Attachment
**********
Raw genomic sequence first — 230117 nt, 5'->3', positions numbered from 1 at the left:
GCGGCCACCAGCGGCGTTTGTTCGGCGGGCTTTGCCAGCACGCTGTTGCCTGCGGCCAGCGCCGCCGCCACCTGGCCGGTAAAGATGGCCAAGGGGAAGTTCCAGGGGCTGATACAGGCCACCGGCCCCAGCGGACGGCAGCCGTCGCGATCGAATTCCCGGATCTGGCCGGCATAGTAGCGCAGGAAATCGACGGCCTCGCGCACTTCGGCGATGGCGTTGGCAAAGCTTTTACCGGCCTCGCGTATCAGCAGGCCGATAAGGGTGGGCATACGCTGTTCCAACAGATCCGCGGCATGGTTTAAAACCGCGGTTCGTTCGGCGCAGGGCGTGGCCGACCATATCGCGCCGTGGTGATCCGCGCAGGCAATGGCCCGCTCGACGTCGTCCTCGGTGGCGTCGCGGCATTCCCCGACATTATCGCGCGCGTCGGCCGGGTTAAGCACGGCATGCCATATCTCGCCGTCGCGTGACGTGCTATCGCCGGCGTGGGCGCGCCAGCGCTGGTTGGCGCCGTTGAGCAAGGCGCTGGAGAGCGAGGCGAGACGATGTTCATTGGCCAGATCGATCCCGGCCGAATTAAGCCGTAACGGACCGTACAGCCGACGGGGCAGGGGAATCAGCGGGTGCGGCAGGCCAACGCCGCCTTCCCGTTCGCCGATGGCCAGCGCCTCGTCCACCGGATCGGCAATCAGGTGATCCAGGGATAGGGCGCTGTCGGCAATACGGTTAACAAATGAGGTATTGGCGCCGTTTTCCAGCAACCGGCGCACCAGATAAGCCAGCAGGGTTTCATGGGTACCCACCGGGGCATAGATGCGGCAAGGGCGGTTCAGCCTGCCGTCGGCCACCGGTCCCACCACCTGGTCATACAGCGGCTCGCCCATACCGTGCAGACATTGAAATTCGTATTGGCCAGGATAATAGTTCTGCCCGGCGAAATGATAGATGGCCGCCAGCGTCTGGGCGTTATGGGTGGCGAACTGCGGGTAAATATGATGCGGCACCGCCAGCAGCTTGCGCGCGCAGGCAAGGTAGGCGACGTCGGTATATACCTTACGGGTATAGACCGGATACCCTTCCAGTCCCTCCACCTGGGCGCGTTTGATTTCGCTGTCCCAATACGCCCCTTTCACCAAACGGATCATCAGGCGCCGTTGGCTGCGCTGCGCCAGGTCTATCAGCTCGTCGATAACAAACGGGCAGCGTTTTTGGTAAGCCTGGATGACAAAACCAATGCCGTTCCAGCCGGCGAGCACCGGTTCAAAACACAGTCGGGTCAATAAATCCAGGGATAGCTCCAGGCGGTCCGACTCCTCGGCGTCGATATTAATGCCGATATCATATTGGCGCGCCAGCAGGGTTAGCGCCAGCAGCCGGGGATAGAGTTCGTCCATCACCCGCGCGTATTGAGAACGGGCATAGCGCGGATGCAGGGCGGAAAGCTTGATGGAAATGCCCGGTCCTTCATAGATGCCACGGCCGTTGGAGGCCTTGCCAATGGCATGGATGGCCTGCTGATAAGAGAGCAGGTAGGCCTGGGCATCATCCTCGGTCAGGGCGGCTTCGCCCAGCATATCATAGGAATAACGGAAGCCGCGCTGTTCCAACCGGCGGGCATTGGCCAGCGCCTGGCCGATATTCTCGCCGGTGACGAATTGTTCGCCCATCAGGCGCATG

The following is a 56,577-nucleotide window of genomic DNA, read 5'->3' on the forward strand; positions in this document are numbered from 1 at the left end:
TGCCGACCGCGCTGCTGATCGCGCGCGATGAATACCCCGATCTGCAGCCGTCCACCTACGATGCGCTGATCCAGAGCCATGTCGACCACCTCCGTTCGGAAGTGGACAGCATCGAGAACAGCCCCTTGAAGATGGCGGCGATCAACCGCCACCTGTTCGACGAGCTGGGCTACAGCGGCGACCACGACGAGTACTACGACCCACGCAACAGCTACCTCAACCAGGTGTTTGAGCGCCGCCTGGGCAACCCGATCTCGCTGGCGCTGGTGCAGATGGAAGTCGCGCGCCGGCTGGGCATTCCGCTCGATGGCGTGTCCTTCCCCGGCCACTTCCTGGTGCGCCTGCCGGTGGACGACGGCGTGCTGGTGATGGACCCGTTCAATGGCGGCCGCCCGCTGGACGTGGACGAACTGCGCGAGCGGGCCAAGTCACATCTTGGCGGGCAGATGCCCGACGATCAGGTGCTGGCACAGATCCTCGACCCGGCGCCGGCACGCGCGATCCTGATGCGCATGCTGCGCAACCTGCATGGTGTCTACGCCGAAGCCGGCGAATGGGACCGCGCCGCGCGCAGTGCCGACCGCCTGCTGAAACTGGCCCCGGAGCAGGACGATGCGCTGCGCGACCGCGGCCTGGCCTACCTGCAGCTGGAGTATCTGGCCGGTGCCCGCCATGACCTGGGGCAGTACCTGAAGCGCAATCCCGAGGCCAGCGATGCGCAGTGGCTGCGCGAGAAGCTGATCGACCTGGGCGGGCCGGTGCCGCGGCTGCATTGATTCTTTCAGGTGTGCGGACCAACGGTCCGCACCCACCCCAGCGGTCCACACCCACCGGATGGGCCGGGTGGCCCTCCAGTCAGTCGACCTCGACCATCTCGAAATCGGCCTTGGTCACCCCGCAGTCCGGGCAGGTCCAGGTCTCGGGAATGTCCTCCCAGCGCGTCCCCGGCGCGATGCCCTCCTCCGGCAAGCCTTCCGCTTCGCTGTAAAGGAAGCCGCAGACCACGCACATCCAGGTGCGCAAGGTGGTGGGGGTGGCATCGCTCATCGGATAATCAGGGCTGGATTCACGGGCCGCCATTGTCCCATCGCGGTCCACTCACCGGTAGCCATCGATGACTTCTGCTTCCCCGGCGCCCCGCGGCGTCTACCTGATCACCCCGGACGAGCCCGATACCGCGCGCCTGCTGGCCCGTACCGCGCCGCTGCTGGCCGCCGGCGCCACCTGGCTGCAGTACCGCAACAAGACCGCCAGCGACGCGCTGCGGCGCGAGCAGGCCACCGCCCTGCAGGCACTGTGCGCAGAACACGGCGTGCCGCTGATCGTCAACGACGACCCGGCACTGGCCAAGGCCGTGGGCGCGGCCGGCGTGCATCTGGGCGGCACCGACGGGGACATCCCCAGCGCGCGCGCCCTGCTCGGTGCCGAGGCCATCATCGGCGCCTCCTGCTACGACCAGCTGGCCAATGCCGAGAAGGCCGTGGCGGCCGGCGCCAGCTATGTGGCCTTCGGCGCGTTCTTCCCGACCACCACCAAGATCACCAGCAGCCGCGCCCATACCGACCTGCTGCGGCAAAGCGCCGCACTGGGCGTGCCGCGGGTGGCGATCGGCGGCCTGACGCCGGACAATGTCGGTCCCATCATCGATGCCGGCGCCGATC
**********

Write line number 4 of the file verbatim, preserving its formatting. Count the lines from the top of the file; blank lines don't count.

TGCCGACCGCGCTGCTGATCGCGCGCGATGAATACCCCGATCTGCAGCCGTCCACCTACGATGCGCTGATCCAGAGCCATGTCGACCACCTCCGTTCGGAAGTGGACAGCATCGAGAACAGCCCCTTGAAGATGGCGGCGATCAACCGCCACCTGTTCGACGAGCTGGGCTACAGCGGCGACCACGACGAGTACTACGACCCACGCAACAGCTACCTCAACCAGGTGTTTGAGCGCCGCCTGGGCAACCCGATCTCGCTGGCGCTGGTGCAGATGGAAGTCGCGCGCCGGCTGGGCATTCCGCTCGATGGCGTGTCCTTCCCCGGCCACTTCCTGGTGCGCCTGCCGGTGGACGACGGCGTGCTGGTGATGGACCCGTTCAATGGCGGCCGCCCGCTGGACGTGGACGAACTGCGCGAGCGGGCCAAGTCACATCTTGGCGGGCAGATGCCCGACGATCAGGTGCTGGCACAGATCCTCGACCCGGCGCCGGCACGCGCGATCCTGATGCGCATGCTGCGCAACCTGCATGGTGTCTACGCCGAAGCCGGCGAATGGGACCGCGCCGCGCGCAGTGCCGACCGCCTGCTGAAACTGGCCCCGGAGCAGGACGATGCGCTGCGCGACCGCGGCCTGGCCTACCTGCAGCTGGAGTATCTGGCCGGTGCCCGCCATGACCTGGGGCAGTACCTGAAGCGCAATCCCGAGGCCAGCGATGCGCAGTGGCTGCGCGAGAAGCTGATCGACCTGGGCGGGCCGGTGCCGCGGCTGCATTGATTCTTTCAGGTGTGCGGACCAACGGTCCGCACCCACCCCAGCGGTCCACACCCACCGGATGGGCCGGGTGGCCCTCCAGTCAGTCGACCTCGACCATCTCGAAATCGGCCTTGGTCACCCCGCAGTCCGGGCAGGTCCAGGTCTCGGGAATGTCCTCCCAGCGCGTCCCCGGCGCGATGCCCTCCTCCGGCAAGCCTTCCGCTTCGCTGTAAAGGAAGCCGCAGACCACGCACATCCAGGTGCGCAAGGTGGTGGGGGTGGCATCGCTCATCGGATAATCAGGGCTGGATTCACGGGCCGCCATTGTCCCATCGCGGTCCACTCACCGGTAGCCATCGATGACTTCTGCTTCCCCGGCGCCCCGCGGCGTCTACCTGATCACCCCGGACGAGCCCGATACCGCGCGCCTGCTGGCCCGTACCGCGCCGCTGCTGGCCGCCGGCGCCACCTGGCTGCAGTACCGCAACAAGACCGCCAGCGACGCGCTGCGGCGCGAGCAGGCCACCGCCCTGCAGGCACTGTGCGCAGAACACGGCGTGCCGCTGATCGTCAACGACGACCCGGCACTGGCCAAGGCCGTGGGCGCGGCCGGCGTGCATCTGGGCGGCACCGACGGGGACATCCCCAGCGCGCGCGCCCTGCTCGGTGCCGAGGCCATCATCGGCGCCTCCTGCTACGACCAGCTGGCCAATGCCGAGAAGGCCGTGGCGGCCGGCGCCAGCTATGTGGCCTTCGGCGCGTTCTTCCCGACCACCACCAAGATCACCAGCAGCCGCGCCCATACCGACCTGCTGCGGCAAAGCGCCGCACTGGGCGTGCCGCGGGTGGCGATCGGCGGCCTGACGCCGGACAATGTCGGTCCCATCATCGATGCCGGCGCCGATC